However, Vaishnaw said that the government takes such allegations very seriously and will investigate the matter.

“In light of such information and widespread speculation, we have also asked Apple to join the investigation with real, accurate information on the alleged state sponsored attacks,” the minister added.

Pegasus case

In July 2021, an investigation by a group of 17 media organisations and Amnesty International had shown that Pegasus spyware was being used for unauthorised surveillance of journalists, activists, and politicians across the world, including in India.

The spyware is licensed to governments around the world by the Israeli cyber intelligence company NSO Group.

In India, Congress leader Rahul Gandhi, former Election Commissioner Ashok Lavasa, Union ministers Ashwini Vaishnaw and Prahlad Singh Patel, industrialist Anil Ambani and former Central Bureau of Investigation Director Alok Verma were among the potential targets, The Wire had reported.

The Indian government had denied these allegations. Vaishnaw, the Union information technology minister, told Parliament in July 2021 that illegal surveillance was not possible in India.

NSO Group insisted that it sells the software only to “vetted governments” with good human-rights records and that Pegasus is intended to target criminals.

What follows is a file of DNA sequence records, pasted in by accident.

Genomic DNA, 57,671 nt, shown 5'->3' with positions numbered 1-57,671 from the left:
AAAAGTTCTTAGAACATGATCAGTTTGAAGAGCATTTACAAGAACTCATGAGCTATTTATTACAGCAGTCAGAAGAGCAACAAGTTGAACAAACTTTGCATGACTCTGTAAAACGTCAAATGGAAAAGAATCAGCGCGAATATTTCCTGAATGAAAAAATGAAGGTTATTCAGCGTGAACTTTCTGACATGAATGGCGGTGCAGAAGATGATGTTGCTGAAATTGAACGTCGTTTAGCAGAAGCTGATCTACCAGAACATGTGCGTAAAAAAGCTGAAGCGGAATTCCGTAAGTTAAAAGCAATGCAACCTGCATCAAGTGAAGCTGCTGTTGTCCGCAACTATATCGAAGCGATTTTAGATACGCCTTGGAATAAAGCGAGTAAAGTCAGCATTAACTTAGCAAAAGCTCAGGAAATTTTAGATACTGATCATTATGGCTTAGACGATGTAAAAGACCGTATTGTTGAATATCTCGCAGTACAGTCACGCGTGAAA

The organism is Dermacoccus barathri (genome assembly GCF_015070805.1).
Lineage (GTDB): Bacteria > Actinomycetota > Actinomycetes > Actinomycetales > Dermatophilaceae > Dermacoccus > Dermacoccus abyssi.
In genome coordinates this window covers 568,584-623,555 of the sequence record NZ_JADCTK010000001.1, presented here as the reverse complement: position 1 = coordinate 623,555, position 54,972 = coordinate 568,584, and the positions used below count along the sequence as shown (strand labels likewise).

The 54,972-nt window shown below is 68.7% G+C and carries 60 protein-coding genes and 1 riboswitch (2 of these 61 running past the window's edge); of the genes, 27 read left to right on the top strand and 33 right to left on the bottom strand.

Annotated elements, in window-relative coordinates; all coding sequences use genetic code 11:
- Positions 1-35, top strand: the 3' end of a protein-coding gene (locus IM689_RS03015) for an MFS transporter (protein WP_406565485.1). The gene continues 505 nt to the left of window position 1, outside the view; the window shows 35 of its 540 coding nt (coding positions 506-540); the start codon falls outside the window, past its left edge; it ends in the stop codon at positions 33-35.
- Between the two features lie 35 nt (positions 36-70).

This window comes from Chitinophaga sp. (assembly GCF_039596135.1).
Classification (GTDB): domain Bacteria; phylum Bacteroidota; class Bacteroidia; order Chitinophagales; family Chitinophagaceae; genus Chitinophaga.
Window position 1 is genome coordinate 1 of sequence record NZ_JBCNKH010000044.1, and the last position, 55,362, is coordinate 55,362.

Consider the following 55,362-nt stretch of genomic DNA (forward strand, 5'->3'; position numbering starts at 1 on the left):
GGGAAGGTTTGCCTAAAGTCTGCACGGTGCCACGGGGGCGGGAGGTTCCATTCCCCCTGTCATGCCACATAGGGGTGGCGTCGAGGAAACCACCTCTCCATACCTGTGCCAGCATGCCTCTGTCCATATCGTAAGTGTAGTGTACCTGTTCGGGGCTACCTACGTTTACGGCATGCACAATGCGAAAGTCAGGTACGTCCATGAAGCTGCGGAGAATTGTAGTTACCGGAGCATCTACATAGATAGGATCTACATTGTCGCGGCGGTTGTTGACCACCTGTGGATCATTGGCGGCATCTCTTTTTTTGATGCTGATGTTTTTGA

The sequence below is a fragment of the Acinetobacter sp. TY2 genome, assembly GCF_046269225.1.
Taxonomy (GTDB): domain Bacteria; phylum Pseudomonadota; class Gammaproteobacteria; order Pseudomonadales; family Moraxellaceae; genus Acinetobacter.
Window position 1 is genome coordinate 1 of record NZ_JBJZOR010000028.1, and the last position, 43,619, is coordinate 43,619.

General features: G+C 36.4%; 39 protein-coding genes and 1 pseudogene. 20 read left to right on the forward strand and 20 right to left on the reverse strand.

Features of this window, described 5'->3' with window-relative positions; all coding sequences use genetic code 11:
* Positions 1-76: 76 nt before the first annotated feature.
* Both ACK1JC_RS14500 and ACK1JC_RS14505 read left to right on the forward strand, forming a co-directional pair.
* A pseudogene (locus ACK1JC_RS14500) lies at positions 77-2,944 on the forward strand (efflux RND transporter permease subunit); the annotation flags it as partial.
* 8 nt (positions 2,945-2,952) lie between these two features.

Following the reports, the Supreme Court appointed an expert committee to look into the allegations. In August 2022, the court said that some malware was found on five of the 29 phones that the panel examined. However, it was not clear whether the malware was Pegasus.

The judges also took note of a finding by the panel that the Centre did not cooperate with the inquiry.

In March, the Financial Times reported quoting unidentified persons that the Indian government was looking for spyware that has a “lower profile” than Pegasus. It reported that the Centre was willing to spend up to $120 million to obtain the spyware. The defence ministry had declined to comment on the report, the newspaper said.